MINNEAPOLIS — MINNEAPOLIS -- Since Connecticut beat Tennessee, 77-66, in Storrs, Conn., on Jan. 16 in a sort of heavyweight championship of women's basketball, many have been clamoring for a rematch.
The Division I basketball committee certainly had its eye on that possibility, placing the two teams that shared the top spot in the Associated Press poll in opposite sides of the tournament bracket so they could meet in a championship game that could set a ratings record for women's basketball telecasts.
So, when the third-ranked Lady Vols got past Georgia yesterday and the Huskies beat Stanford in the semifinals, the stage was set for "Connecticut-Tennessee: The Sequel."
"I think it's very fitting that Tennessee and Connecticut are in the finals. Both teams are playing their best ball right now," said Tennessee coach Pat Summitt. "We've been ranked 1 and 2 for most of the season. You folks in the media and all the fans are probably getting what you wanted, so let's see what happens."
Before an ESPN audience and a sold-out Harry Gampel Pavilion, the Huskies earned their first No.1 ranking behind 18 points from center Kara Wolters and 17 from point guard Jennifer Rizzotti.
The Lady Vols, whose only other loss this year was to Vanderbilt in the Southeastern Conference tournament final, were playing their third game in five days when they met Connecticut, and were also without sophomore center Pashen Thompson, the team's best low-post defender.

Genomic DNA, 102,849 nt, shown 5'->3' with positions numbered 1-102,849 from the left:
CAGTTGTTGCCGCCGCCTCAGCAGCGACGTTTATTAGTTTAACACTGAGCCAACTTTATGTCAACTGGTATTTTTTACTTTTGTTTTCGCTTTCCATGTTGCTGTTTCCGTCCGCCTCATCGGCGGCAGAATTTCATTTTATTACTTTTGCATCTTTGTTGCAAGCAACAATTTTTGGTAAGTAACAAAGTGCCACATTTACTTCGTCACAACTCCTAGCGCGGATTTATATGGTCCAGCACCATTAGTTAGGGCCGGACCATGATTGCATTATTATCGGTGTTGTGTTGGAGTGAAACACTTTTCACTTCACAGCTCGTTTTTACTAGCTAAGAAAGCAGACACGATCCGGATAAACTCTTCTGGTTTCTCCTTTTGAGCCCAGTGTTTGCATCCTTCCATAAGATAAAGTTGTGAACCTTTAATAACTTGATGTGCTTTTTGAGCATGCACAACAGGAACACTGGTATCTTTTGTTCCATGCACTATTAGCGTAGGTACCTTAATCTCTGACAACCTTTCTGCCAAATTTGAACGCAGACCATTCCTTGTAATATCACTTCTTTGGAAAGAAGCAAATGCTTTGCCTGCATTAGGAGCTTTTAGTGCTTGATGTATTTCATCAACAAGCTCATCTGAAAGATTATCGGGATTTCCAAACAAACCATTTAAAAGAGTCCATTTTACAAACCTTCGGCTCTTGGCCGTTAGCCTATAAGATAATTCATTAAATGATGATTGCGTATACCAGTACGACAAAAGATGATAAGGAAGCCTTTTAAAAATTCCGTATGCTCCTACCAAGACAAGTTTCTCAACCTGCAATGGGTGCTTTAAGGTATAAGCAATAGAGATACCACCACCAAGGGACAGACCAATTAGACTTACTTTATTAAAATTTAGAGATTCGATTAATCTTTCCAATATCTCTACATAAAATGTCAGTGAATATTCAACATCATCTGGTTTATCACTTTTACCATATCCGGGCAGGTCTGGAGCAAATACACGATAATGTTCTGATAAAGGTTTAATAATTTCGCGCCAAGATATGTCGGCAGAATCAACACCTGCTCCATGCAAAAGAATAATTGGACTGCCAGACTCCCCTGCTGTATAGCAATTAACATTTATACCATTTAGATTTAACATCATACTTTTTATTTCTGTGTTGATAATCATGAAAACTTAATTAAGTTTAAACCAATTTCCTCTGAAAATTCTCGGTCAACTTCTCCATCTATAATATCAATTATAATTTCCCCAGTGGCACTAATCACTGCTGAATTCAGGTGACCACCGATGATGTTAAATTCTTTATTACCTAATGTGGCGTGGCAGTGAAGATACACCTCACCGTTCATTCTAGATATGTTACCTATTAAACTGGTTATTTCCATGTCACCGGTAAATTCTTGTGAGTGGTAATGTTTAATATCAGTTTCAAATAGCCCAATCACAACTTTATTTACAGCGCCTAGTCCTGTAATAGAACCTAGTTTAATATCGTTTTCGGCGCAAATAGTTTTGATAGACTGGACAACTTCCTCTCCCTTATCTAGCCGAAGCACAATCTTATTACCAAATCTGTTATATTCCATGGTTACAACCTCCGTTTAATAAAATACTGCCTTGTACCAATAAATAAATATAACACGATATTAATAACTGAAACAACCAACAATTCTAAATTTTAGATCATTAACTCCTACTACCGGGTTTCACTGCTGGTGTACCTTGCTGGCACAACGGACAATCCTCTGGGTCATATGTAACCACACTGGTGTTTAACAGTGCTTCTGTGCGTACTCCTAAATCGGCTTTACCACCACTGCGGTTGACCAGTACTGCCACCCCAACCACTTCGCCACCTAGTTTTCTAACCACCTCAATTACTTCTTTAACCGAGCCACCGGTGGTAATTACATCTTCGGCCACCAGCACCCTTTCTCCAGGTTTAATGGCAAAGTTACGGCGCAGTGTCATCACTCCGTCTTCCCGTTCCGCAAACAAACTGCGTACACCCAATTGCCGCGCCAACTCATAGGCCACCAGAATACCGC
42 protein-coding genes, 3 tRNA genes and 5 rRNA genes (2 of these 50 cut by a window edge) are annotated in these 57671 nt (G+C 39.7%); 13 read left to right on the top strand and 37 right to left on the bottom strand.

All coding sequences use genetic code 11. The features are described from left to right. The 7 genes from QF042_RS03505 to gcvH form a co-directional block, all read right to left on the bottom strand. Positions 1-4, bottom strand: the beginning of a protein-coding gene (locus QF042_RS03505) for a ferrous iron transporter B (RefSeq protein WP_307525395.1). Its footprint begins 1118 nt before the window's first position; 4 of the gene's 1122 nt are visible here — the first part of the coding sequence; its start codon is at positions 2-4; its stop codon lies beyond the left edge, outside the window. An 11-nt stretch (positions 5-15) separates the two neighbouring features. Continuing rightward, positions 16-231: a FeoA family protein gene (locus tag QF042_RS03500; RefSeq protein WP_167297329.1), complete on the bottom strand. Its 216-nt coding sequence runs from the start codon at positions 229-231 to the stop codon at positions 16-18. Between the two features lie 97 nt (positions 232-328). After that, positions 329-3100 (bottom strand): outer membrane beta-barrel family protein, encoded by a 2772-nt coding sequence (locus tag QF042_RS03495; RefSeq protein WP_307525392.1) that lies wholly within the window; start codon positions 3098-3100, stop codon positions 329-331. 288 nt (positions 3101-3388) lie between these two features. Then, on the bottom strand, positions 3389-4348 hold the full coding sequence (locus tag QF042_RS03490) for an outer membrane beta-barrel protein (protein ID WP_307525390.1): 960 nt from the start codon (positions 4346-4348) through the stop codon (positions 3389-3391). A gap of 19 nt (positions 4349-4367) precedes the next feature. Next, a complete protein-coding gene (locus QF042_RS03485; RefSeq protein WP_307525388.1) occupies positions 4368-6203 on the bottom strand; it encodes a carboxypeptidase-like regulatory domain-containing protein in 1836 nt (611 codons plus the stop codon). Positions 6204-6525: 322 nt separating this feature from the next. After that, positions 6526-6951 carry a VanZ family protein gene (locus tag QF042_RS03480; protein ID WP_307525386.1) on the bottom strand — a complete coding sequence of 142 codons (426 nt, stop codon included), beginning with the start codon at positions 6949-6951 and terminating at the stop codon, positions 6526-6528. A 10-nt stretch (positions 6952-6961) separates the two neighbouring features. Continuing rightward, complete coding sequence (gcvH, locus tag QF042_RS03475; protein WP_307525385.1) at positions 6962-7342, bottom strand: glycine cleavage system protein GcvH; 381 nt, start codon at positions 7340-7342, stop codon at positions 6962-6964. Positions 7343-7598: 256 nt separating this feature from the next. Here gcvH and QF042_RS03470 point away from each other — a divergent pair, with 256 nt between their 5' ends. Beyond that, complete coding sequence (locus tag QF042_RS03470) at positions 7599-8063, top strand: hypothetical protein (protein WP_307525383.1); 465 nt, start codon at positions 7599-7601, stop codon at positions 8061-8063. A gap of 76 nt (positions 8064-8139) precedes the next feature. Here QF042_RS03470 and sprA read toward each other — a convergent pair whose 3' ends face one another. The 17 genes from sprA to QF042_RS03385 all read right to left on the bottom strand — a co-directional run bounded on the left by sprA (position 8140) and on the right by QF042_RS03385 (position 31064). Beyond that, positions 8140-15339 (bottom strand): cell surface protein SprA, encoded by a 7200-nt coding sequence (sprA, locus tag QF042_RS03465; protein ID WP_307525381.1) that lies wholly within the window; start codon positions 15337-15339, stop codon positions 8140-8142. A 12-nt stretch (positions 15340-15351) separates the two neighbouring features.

"They're a lot better team than when we played them in January. I'm sure they'll play a lot better [today] I'm expecting them to," said Connecticut coach Geno Auriemma.
But the Huskies have played well also, and the play of Wolters, their 6-foot-7 low post threat who had 31 points in yesterday's blowout of Stanford, could be the determining factor.
"The best two teams are playing for the national championship. I don't know if Kara Wolters can keep up this streak. I think it depends if Tennessee has anyone who can stop her," said Stanford coach Tara VanDerveer, whose Cardinal team was humiliated in early December by the Lady Vols.
The Huskies are the first team from above the Mason-Dixon line to play for a title since Cheyney State (Pa.) lost to Louisiana Tech in the first NCAA championship game in 1982.
Stanford sophomore Jamila Wideman came to the Twin Cities with some advance publicity, beyond what she gets as a Cardinal starter.
Wideman's high school team, the Amherst (Mass.) Lady Hurricanes, is the subject of a book, "In These Girls, Hope Is A Muscle," by Pulitzer Prize-winning writer Madeline Blais on the 1992-93 season in which the team won the state championship.
On the losing end
Stanford freshman Kristin Folkl, who was a member of a St. Joseph's Academy high school team in St. Louis that won four state basketball titles and four volleyball championships, is used to winning. Also on this year's Stanford volleyball team, which won the NCAA championship, she was on the rare losing side of a match in the Cardinal's loss to Connecticut.
"I have lost before. It's not a good feeling," said Folkl, who was asked how it felt to lose in a championship setting. "It's kind of a stupid question. Out of 300 Division I programs, we're one of the four, and I'm very proud of that."